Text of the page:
© 2024
Play Live Radio
Next Up:
0:00 0:00
Available On Air Stations
WAMC confirms North Adams Regional Hospital will reopen in March, a decade after sudden closure

Trump’s garden path to violence

There’s too much important news, but everything depends on elections working properly. And I felt sick listening to the hearings last Tuesday. Trump and his team publicly spread rumors about election workers and skipped any process, due or otherwise. Their rumors led to vicious threats. At the hearings, a Georgia election worker told us neither she nor any of her colleagues will work the next election. She, her family and neighbors were continuously harassed. She described constant interference, phone calls, being staked out, her home invaded by force, racial epithets hurled at her, and told ominously she was lucky this is 2022, not 1922, referring to the lynchings that the Ku Klux Klan and similar lawless mobs of thugs would have done in 1922. The FBI told her and her family to go into hiding – for months. So vicious have the mobs been that she’s afraid even to go to the grocery store. Trump should be known by the thugs he keeps as friends. No self-respecting American has any business supporting this kind of thuggish lawlessness.

What we’re seeing is reminiscent of the racist groups that ruled the segregated states by violence, intimidation, and murder. Afraid for themselves, sympathetic whites kept their mouths shut when Blacks were attacked or when wrongdoing implicated thugs and their ringleaders. Everyone tried to abide by racist rules for self-preservation. Even the future Justice Hugo Black joined the KKK as a young lawyer to expand his contacts and clients. The Klan and the racism it enforced dominated the segregated states, subjugating Blacks and white sympathizers alike. The lack of freedom there wasn’t much different from what we rightly condemn in places like Saudi Arabia, Afghanistan, Putin’s Russia or Xi Jinping’s China.

In American states dominated by racists, Blacks were lynched in front of large crowds as a spectacle that often included burning as if they were bar-b-que. Onlookers took home charred body parts as souvenires. If people were lucky their homes were burned and they were merely driven out. That’s where lawlessness goes. A lecture describing one such lynching is permanently seared into my brain.

Mob violence affects us all because it establishes rule by the sword. The U.S. and states like New York passed laws to protect people from the Klan. Mobs don’t respect due process. They feed on each other heedless of factual or legal limits. There were over 6,400 lynchings between the Civil War and 1950, and more since. People were yanked out of jails lest they be acquitted. We know the innocence of some but it’s impossible to establish the guilt of any, given the complete absence of due process. Fourteen year old Emmett Till, visiting from up north, was murdered for a conversation with a white woman – he was accused of flirting or whistling at her – “guilt” hardly matters. Rule by the sword knows no bounds.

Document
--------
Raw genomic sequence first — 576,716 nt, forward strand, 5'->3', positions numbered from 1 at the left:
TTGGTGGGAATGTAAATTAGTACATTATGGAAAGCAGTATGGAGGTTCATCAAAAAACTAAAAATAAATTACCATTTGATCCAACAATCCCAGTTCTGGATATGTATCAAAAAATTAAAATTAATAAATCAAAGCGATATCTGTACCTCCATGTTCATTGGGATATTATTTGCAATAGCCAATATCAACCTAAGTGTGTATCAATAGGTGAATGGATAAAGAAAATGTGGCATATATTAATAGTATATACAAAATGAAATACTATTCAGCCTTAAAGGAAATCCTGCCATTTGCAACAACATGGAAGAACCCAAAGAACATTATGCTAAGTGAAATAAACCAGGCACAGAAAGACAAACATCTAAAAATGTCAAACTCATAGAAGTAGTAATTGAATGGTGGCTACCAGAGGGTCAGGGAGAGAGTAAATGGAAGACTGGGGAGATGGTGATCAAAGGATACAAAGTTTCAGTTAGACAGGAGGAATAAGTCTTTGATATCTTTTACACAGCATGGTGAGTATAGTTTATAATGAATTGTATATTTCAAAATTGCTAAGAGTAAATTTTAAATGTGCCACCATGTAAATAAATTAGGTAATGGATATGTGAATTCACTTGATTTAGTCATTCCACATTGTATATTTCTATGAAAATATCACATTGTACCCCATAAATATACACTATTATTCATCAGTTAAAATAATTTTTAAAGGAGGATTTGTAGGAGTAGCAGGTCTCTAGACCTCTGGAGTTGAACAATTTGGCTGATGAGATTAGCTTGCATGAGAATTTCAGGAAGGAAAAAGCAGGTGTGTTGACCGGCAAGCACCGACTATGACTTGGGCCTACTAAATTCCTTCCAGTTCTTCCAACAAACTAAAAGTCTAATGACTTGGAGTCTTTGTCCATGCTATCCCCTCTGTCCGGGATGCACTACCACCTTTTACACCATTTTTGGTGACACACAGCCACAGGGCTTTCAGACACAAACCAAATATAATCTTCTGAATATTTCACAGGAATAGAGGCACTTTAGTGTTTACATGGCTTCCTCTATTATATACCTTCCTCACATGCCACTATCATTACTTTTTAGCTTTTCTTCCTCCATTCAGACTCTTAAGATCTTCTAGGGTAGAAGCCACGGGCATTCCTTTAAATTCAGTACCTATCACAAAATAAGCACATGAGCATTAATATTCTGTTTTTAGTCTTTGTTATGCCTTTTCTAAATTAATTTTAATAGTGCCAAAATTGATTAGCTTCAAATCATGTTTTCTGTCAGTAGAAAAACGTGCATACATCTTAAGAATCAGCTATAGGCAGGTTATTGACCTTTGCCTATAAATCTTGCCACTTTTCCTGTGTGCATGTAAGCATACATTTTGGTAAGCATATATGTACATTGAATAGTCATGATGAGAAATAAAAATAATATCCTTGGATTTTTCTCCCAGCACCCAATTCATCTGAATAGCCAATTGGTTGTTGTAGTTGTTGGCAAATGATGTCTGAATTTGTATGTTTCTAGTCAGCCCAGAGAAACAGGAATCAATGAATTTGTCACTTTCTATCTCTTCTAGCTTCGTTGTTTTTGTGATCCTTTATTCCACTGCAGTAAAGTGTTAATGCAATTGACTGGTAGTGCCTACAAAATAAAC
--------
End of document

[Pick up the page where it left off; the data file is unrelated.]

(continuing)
Trump and his minions use weapons the way no self-respecting gun-owners would. They substitute his hunch or belief for election numbers. There’s no democracy without counting ballots. There’s no freedom if rulers are imposed by hunch or belief. There’s only egotism, greed and self-interest. It leaves the rest of us as servants, serfs or slaves of the rulers. Trump’s encouragement of violence and intimidation have one end – the destruction of everything we admire about the country we’ve called home.

Steve Gottlieb’s latest book is Unfit for Democracy: The Roberts Court and The Breakdown of American Politics. He is the Jay and Ruth Caplan Distinguished Professor Emeritus at Albany Law School, served on the New York Civil Liberties Union board, on the New York Advisory Committee to the U.S. Civil Rights Commission, and as a US Peace Corps Volunteer in Iran.

The views expressed by commentators are solely those of the authors. They do not necessarily reflect the views of this station or its management.

Related Content
  • In this period when prejudices are being revived even as we celebrated the announcement of freedom on Juneteenth, it may be useful or comforting to see how the Founding Fathers handled diversity.
  • Shooting school children, grocery shoppers or concert audiences raise public demands for gun control. But there’s a deeper problem. Why, so far, haven’t we been able to limit the age of people who can have guns, register guns like we do cars, do background checks on all gun purchasers, deny guns to people who’ve threatened their partners or anyone else, and, especially, limit the power of the guns for sale?
  • I mentioned defunding the Supreme Court to a Princeton professor after he moderated a panel on the future of democracy in America. He just sneered. Of course that only made me look closer and double down.